There are at least five reasons why a self-directed (or self-managed) IRA comes out on top versus an actively managed one by a finance professional.
1. Investment managers are expensive
As good a job as an investment manager might do with your retirement portfolio, they don’t come cheap. Their fees can be based on a flat fee, a percentage of your portfolio, or even on an hourly rate. The percentage basis is probably the most common form, and it can have a substantial negative effect on the investment returns that you receive on your portfolio.
Let’s say that the manager is earning you 10% per year on your IRA over a ten year period, but subtracting 3% for his fee. In that case, your true return is just 7% per year (10% minus the 3% fee).
If your IRA had $100,000 in it when the manager took over, it would grow to $196,715 after ten years. But if there were no investment fee, and you got the benefit of the full 10% return, it would grow to $259,374.
In effect, the investment manager is costing you nearly $63,000 over the ten year period, as a result of the out-of-pocket fees, and the lost compounding of investment income from the lower net return.
2. Investment managers don’t usually “beat the market”
Compounding the fee issue is the fact that very few investment managers consistently beat the market over the long haul. If you’re lucky, a decent investment manager will match the market, and a significant few certainly will under-perform it.
Paying an investment fee to an investment manager who doesn’t beat the market hardly seems worth the trouble. Managing your own investments, you can at least match the market by investing your money in no load index funds tied to the S&P 500 index.
3. Many investment managers don't customize your strategy
What you often see with investment managers is that most of their clients are invested in the same securities and funds as all the others. That makes investment management at least somewhat generic. They’re not necessarily building a portfolio designed to match your specific needs and investment temperament, but more likely basing it on a portfolio model that they’re using across the board.
This is hardly the custom investment portfolio that investors typically believe they’re getting as a result of paying an annual fee to an experienced investment manager. It might make the manager’s job easier, but it doesn’t exactly give you the kind of portfolio that you may want.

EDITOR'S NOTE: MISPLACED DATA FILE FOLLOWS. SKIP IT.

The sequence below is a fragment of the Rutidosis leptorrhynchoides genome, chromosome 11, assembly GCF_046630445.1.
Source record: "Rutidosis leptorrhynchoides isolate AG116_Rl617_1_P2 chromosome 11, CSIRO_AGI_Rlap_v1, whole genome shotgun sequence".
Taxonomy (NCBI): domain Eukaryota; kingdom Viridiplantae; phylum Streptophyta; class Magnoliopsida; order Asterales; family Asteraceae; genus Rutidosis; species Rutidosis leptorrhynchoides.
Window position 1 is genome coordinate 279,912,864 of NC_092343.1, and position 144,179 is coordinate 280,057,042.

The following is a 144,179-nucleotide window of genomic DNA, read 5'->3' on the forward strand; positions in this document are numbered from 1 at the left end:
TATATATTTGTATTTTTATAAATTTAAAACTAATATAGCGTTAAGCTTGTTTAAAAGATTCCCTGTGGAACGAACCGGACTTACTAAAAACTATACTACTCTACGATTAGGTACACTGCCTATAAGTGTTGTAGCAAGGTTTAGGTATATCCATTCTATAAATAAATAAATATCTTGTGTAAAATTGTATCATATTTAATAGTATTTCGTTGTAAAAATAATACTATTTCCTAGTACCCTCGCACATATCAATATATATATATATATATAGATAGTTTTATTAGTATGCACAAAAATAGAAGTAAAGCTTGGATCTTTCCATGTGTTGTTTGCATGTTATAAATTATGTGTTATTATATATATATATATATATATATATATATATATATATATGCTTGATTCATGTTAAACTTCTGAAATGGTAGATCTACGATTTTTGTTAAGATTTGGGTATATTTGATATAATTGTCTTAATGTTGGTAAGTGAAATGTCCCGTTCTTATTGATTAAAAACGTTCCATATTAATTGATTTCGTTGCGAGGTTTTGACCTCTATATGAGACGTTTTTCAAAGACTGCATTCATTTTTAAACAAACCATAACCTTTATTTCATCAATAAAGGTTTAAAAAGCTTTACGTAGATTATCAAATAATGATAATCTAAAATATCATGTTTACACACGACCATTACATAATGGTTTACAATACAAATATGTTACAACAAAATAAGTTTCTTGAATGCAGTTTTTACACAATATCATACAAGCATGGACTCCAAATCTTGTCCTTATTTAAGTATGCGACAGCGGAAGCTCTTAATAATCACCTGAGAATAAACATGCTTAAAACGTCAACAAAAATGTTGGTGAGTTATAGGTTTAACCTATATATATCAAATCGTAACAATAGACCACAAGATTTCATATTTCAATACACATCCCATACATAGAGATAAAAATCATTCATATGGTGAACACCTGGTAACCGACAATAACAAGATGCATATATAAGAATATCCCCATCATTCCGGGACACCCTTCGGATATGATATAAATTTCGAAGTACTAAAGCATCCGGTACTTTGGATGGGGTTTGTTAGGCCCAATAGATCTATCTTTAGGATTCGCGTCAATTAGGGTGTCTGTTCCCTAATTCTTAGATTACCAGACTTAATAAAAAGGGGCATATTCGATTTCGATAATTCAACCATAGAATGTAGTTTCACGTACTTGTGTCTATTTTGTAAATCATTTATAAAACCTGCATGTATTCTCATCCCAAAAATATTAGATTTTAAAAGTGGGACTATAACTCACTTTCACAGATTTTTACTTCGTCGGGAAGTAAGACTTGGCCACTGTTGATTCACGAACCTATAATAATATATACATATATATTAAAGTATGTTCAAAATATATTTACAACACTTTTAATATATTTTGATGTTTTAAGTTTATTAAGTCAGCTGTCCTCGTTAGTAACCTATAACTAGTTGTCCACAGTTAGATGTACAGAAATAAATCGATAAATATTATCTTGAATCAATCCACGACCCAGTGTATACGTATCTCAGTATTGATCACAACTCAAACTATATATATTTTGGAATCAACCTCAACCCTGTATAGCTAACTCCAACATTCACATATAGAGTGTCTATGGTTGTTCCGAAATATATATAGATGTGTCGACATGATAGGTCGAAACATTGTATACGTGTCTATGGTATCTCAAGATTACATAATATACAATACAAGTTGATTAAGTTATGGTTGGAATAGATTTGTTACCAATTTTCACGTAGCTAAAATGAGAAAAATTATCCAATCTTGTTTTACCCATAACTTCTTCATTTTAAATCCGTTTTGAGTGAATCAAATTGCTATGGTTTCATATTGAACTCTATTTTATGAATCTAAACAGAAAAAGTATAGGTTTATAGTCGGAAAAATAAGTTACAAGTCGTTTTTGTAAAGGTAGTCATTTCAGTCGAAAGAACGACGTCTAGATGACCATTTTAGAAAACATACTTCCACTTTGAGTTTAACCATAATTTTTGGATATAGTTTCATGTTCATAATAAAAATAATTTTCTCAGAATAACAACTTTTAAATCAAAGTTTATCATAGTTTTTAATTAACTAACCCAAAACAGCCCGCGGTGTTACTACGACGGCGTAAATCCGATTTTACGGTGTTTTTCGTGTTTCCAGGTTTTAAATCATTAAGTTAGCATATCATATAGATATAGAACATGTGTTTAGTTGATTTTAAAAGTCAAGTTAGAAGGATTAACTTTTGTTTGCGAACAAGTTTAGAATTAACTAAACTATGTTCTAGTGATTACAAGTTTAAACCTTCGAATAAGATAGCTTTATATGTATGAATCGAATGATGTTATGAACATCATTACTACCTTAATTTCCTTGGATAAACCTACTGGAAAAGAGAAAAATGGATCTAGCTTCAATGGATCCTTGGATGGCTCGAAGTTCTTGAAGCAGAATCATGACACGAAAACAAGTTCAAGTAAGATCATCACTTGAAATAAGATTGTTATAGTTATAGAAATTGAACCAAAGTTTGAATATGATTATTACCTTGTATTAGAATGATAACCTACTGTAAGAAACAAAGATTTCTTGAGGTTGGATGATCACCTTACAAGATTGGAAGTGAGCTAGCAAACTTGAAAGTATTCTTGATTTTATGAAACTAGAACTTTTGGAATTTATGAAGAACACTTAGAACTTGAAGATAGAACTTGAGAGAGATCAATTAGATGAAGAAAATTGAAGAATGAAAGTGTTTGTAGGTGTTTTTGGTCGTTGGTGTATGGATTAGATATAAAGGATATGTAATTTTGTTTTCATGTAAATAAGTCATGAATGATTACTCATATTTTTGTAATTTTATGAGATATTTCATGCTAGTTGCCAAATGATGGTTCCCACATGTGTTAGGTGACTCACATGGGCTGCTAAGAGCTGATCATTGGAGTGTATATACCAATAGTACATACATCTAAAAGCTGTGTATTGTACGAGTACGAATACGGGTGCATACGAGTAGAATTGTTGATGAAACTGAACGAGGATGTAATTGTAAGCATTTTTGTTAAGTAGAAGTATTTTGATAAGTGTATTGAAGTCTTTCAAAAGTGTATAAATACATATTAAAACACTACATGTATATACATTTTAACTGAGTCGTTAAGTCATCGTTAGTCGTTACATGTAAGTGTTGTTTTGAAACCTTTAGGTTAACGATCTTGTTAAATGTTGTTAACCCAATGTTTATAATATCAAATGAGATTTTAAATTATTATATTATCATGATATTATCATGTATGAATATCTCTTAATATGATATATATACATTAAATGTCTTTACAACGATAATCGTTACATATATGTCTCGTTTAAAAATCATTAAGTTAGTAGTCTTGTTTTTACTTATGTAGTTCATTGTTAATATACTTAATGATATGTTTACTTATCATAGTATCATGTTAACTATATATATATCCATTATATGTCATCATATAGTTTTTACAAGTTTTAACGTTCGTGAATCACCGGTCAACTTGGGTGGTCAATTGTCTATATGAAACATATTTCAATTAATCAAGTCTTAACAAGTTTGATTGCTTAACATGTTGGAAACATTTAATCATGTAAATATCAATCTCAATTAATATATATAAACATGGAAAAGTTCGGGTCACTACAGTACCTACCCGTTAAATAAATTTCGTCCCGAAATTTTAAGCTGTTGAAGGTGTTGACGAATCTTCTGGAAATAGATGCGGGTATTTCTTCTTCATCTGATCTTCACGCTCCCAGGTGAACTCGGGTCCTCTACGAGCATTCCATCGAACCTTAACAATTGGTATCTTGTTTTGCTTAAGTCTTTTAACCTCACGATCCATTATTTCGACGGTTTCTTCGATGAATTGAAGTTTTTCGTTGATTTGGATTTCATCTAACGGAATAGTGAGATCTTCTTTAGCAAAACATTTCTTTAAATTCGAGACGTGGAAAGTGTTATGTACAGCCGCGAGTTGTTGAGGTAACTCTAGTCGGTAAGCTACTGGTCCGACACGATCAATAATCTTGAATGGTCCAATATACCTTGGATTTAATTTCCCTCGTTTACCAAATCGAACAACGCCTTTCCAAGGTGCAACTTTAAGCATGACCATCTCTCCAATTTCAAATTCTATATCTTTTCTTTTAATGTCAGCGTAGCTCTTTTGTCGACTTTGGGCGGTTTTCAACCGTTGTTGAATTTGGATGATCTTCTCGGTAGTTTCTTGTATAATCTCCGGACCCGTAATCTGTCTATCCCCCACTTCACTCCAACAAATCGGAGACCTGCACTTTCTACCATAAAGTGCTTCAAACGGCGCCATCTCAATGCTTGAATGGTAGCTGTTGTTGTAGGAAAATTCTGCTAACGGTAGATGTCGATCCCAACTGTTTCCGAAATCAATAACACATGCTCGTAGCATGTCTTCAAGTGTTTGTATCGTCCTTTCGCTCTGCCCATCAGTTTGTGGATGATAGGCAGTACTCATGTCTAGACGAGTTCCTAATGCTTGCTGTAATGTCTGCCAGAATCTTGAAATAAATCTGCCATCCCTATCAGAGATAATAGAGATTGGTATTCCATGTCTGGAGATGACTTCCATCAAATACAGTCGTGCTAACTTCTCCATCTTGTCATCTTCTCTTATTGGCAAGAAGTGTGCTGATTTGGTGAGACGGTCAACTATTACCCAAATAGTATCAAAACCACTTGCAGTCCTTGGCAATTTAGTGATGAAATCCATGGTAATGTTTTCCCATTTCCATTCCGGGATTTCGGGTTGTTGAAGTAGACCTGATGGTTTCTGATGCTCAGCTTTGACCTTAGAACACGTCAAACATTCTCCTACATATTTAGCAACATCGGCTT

4. Practice makes perfect — especially with investing
One of the factors often overlooked when employing an investment manager is that it denies you the ability to grow in your investment knowledge. This is important because you will be investing money throughout your life.
And if you’re going to take part in any endeavor that will last that long, and have such an important impact on your life, you owe it to yourself to learn all that you can. That’s not happening when you’re relying on the services of an investment manager.
When your IRA is truly self-directed, you’re gaining important real-world experience about investing. Sure, it may not go especially well at the very beginning, but you have to make a few mistakes before you begin to truly learn what it’s all about. Once you get past those mistakes, you’ll find you can invest money just as well as any investment manager, but without all the fees.
5. Investment resources for the independent investor
One of the big advantages for investors today is that the Internet offers so many resources to the small investor. Even if you know nothing about investments at the start, you can find exactly and precisely what tools you need in order to become the investment expert that you need to be.
As an example, a subscription to Morningstar can provide you with more information on investing than you ever knew existed. For about $200 per year you’ll have access to their reviews and ratings of mutual funds and stocks. The information that they provide is a resource that will help assist you in your investment decisions.
You can also set up your IRA with a discount online brokerage firm, that will enable you to trade investments and manage your portfolio with minimal transaction fees. For example, you can open an IRA with Ally Invest, where you can trade stocks at $4.95 per trade, or $9.95 on no-load mutual funds.
If you want to do something of a hybrid between a managed account and self-directed, you can also use an online wealth management platform like Wealthfront. They’ll set up your portfolio, make all necessary investment selections and rebalance your portfolio as necessary, all for a fee of less than 1% per year. It’s not quite a self-directed account, but it’s management for a lot less than individual investment managers charge.
With all the information, resources and tools that you have available, you should try to go the self-directed route with your IRA. The advantages over the long run are undeniable.